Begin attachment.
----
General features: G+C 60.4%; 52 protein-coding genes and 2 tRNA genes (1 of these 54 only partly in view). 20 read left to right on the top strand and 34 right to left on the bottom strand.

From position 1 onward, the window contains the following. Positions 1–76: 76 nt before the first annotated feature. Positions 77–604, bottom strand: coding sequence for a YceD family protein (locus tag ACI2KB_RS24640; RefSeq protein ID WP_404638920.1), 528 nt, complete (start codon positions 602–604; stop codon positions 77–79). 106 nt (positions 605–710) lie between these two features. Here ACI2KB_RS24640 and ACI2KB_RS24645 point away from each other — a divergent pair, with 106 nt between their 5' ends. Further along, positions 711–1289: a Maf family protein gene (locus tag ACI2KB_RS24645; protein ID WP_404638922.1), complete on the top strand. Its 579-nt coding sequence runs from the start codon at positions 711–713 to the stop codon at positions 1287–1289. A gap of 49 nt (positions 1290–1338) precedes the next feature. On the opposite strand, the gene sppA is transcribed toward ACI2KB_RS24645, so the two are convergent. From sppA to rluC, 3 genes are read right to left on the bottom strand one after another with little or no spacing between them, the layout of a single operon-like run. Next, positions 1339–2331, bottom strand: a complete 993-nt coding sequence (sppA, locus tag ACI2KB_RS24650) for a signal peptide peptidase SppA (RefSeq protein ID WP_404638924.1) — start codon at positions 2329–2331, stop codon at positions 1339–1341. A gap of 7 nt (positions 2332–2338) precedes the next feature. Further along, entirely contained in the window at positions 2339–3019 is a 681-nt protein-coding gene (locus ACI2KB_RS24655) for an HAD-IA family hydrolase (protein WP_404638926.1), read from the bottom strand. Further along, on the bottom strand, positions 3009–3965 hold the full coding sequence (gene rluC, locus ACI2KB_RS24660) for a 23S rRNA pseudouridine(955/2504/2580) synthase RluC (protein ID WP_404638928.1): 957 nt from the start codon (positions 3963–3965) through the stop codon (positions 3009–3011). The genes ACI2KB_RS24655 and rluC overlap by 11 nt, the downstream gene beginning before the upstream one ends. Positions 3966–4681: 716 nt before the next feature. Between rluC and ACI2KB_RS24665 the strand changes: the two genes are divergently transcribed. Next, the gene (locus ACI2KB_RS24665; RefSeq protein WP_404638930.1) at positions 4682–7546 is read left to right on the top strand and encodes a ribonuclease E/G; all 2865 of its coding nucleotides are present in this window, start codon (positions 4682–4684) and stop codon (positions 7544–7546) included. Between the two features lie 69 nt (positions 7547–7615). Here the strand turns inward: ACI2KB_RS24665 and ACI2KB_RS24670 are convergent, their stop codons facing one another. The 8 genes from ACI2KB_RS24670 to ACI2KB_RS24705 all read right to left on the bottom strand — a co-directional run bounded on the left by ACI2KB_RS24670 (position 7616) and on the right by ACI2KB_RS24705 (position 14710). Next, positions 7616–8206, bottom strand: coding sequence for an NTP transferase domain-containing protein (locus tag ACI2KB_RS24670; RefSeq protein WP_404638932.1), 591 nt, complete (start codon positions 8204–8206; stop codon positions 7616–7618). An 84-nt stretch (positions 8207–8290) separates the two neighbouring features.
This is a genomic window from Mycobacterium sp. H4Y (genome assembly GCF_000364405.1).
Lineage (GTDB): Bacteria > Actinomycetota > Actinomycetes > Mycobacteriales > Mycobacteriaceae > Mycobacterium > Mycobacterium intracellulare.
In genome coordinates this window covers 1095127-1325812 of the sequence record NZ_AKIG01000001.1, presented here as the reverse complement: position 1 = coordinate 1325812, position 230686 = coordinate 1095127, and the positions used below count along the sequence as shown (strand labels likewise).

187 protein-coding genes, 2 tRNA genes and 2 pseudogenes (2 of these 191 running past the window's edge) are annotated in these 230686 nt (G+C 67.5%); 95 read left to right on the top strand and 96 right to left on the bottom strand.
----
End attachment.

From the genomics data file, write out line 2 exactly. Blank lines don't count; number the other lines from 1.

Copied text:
From position 1 onward, the window contains the following. Positions 1–76: 76 nt before the first annotated feature. Positions 77–604, bottom strand: coding sequence for a YceD family protein (locus tag ACI2KB_RS24640; RefSeq protein ID WP_404638920.1), 528 nt, complete (start codon positions 602–604; stop codon positions 77–79). 106 nt (positions 605–710) lie between these two features. Here ACI2KB_RS24640 and ACI2KB_RS24645 point away from each other — a divergent pair, with 106 nt between their 5' ends. Further along, positions 711–1289: a Maf family protein gene (locus tag ACI2KB_RS24645; protein ID WP_404638922.1), complete on the top strand. Its 579-nt coding sequence runs from the start codon at positions 711–713 to the stop codon at positions 1287–1289. A gap of 49 nt (positions 1290–1338) precedes the next feature. On the opposite strand, the gene sppA is transcribed toward ACI2KB_RS24645, so the two are convergent. From sppA to rluC, 3 genes are read right to left on the bottom strand one after another with little or no spacing between them, the layout of a single operon-like run. Next, positions 1339–2331, bottom strand: a complete 993-nt coding sequence (sppA, locus tag ACI2KB_RS24650) for a signal peptide peptidase SppA (RefSeq protein ID WP_404638924.1) — start codon at positions 2329–2331, stop codon at positions 1339–1341. A gap of 7 nt (positions 2332–2338) precedes the next feature. Further along, entirely contained in the window at positions 2339–3019 is a 681-nt protein-coding gene (locus ACI2KB_RS24655) for an HAD-IA family hydrolase (protein WP_404638926.1), read from the bottom strand. Further along, on the bottom strand, positions 3009–3965 hold the full coding sequence (gene rluC, locus ACI2KB_RS24660) for a 23S rRNA pseudouridine(955/2504/2580) synthase RluC (protein ID WP_404638928.1): 957 nt from the start codon (positions 3963–3965) through the stop codon (positions 3009–3011). The genes ACI2KB_RS24655 and rluC overlap by 11 nt, the downstream gene beginning before the upstream one ends. Positions 3966–4681: 716 nt before the next feature. Between rluC and ACI2KB_RS24665 the strand changes: the two genes are divergently transcribed. Next, the gene (locus ACI2KB_RS24665; RefSeq protein WP_404638930.1) at positions 4682–7546 is read left to right on the top strand and encodes a ribonuclease E/G; all 2865 of its coding nucleotides are present in this window, start codon (positions 4682–4684) and stop codon (positions 7544–7546) included. Between the two features lie 69 nt (positions 7547–7615). Here the strand turns inward: ACI2KB_RS24665 and ACI2KB_RS24670 are convergent, their stop codons facing one another. The 8 genes from ACI2KB_RS24670 to ACI2KB_RS24705 all read right to left on the bottom strand — a co-directional run bounded on the left by ACI2KB_RS24670 (position 7616) and on the right by ACI2KB_RS24705 (position 14710). Next, positions 7616–8206, bottom strand: coding sequence for an NTP transferase domain-containing protein (locus tag ACI2KB_RS24670; RefSeq protein WP_404638932.1), 591 nt, complete (start codon positions 8204–8206; stop codon positions 7616–7618). An 84-nt stretch (positions 8207–8290) separates the two neighbouring features.